True Western hospitality shines at Cartwright’s, where we honor the spirit and passion of those who came before us. We aim to carry on the legacy of the settlers who came before us by proudly bearing their name. The struggles and achievements of the Cartwright family helped build Cave Creek and the Phoenix area, and we respect them by serving only the finest foods and providing excellent service in a distinctive setting.
It was the year of the Golden Spike, 1869, and the Cartwright chapter in American history was just beginning.
Reddick (Red) Jasper Cartwright, a Union Army veteran, decided to head west with his wife Beulah and their three children. They started on a 2000-mile, four-month journey from Coles County, Illinois to Northern California, joining other wagons traveling from Iowa, Nebraska and Missouri. It was one of the longest covered wagon train trips in the settling of the West.
Following the Oregon Trail through the Sacramento Valley, they settled in a small northern California town called Goose Lake. A few years of sweat and toil in harsh weather took a toll on Red, Beulah and their children. When a severe winter storm froze their cattle to the ground in 1874, they packed up once again and headed south. Along the way they took in an orphaned boy named Tom Brockman. Later, Tom would marry their oldest daughter, Addie.
They crossed the deserts of California, Nevada and Arizona, passing through Lee’s Ferry and the mining town of Oatman. Swollen streams and impassible roads were always difficult, but the biggest fear was of Indian attacks. With massacres behind them and in front of them, they forged on. Exhausted and broken, and after several harrowing close calls, they arrived in Prescott three months after their journey began.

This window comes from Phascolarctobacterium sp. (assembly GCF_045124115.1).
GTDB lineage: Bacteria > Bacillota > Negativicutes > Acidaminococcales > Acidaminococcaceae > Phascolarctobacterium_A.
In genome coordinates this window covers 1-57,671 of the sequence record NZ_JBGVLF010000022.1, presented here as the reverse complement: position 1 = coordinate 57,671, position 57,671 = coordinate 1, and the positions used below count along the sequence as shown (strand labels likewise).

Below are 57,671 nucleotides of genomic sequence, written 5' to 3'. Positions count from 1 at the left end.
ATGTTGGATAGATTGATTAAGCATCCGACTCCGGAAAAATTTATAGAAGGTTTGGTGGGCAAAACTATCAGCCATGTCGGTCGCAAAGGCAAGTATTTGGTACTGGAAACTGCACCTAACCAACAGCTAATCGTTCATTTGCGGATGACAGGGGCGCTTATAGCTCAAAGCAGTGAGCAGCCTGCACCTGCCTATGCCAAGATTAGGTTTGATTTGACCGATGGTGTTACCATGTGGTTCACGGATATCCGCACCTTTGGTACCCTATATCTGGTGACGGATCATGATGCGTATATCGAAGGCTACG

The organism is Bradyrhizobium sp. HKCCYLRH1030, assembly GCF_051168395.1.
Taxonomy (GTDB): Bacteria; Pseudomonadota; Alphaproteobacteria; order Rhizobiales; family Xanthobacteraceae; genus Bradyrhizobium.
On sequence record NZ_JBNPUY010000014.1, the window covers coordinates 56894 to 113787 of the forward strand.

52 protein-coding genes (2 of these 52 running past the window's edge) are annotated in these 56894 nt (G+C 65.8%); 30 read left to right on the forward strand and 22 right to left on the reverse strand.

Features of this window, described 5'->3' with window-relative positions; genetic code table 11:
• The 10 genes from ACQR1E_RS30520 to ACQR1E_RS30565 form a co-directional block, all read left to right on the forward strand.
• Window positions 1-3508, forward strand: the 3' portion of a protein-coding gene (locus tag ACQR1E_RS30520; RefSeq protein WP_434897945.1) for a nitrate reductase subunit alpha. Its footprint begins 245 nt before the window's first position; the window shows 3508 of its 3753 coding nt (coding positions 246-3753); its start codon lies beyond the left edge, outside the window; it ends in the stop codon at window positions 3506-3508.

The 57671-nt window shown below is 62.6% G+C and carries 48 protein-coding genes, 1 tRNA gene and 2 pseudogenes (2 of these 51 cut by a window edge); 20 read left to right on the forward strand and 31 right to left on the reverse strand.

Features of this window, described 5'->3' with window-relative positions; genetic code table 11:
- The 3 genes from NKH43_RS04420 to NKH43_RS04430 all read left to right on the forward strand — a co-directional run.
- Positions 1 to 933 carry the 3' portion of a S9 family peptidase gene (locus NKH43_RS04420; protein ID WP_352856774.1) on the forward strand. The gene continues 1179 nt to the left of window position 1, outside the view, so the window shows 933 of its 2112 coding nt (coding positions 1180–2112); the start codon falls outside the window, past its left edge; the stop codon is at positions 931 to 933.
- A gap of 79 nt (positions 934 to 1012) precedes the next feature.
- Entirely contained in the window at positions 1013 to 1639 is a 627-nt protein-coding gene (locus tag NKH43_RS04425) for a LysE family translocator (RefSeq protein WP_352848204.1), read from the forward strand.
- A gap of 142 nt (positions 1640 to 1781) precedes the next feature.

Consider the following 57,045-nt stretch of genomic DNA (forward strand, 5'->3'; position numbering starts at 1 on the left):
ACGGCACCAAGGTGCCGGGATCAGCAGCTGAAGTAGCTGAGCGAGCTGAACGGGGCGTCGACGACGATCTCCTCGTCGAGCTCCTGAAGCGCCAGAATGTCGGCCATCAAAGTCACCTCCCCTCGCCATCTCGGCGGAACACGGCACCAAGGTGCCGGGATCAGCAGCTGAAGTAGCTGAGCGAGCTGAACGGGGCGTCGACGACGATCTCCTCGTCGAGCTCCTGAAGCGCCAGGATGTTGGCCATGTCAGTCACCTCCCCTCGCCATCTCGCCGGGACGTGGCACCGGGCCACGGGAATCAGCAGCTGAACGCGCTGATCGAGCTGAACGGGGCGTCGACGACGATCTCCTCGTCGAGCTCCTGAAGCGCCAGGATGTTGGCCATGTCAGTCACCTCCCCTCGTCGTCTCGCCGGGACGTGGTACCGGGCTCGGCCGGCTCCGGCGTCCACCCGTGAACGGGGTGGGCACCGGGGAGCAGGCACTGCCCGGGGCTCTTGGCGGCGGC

The family moved to Phoenix in 1877, and it was in the Valley of the Sun where Red resumed farming. There were only two buildings in Phoenix at the time that were not built from mud with brush roofs, and their one-room adobe house was no exception. They cleared the land and farmed near what is now Maryvale for the next five years. Sometime later they acquired a grainery with a brick floor and an inside stove from one John Montgomery.
In the late 1800s, mining companies began springing up in the desert foothills, and the military expanded north. Beef was in high demand to fill the need to feed hundreds of hungry men each day. In 1887, Red traded his acreage for 160 head of prime Texas range cattle. He and his son Jackson (Manford) who was 16, drove their short-horns for three days and two nights to the head of Cave Creek.
Following the road along the Cave Creek to the head of Seven Springs, they reached their destination. The Cartwright Range was settled in 1887 and bore the “CC” (Cartwright Cattle) brand. The road to the ranch was so difficult that it took four days and six horses to pull each load of hay. By the time they got there, they had already fed most of their hay rations to the horses. It wasn’t until 1928 that a graded road ran all the way up to the ranch.
For 100 years, the Cartwright Range was one of the largest cattle ranches of the many that sprung up in the desert foothills, and it has been said that it was the oldest Arizona ranch to remain in the same family for over three generations.
Today, the spirit of the Cartwright’s lives on at Cartwright’s Sonoran Ranch House. Hard work and the unremitting determination to appreciate the delicate and integral balance between the land, the animals and the people who call the desert foothills home have been a trademark at Cartwright’s since the turn of the century. The integrity and fortitude that built a legacy is carried on through the history, sustainable food sources, and welcoming atmosphere at Cartwright’s Sonoran Ranch House.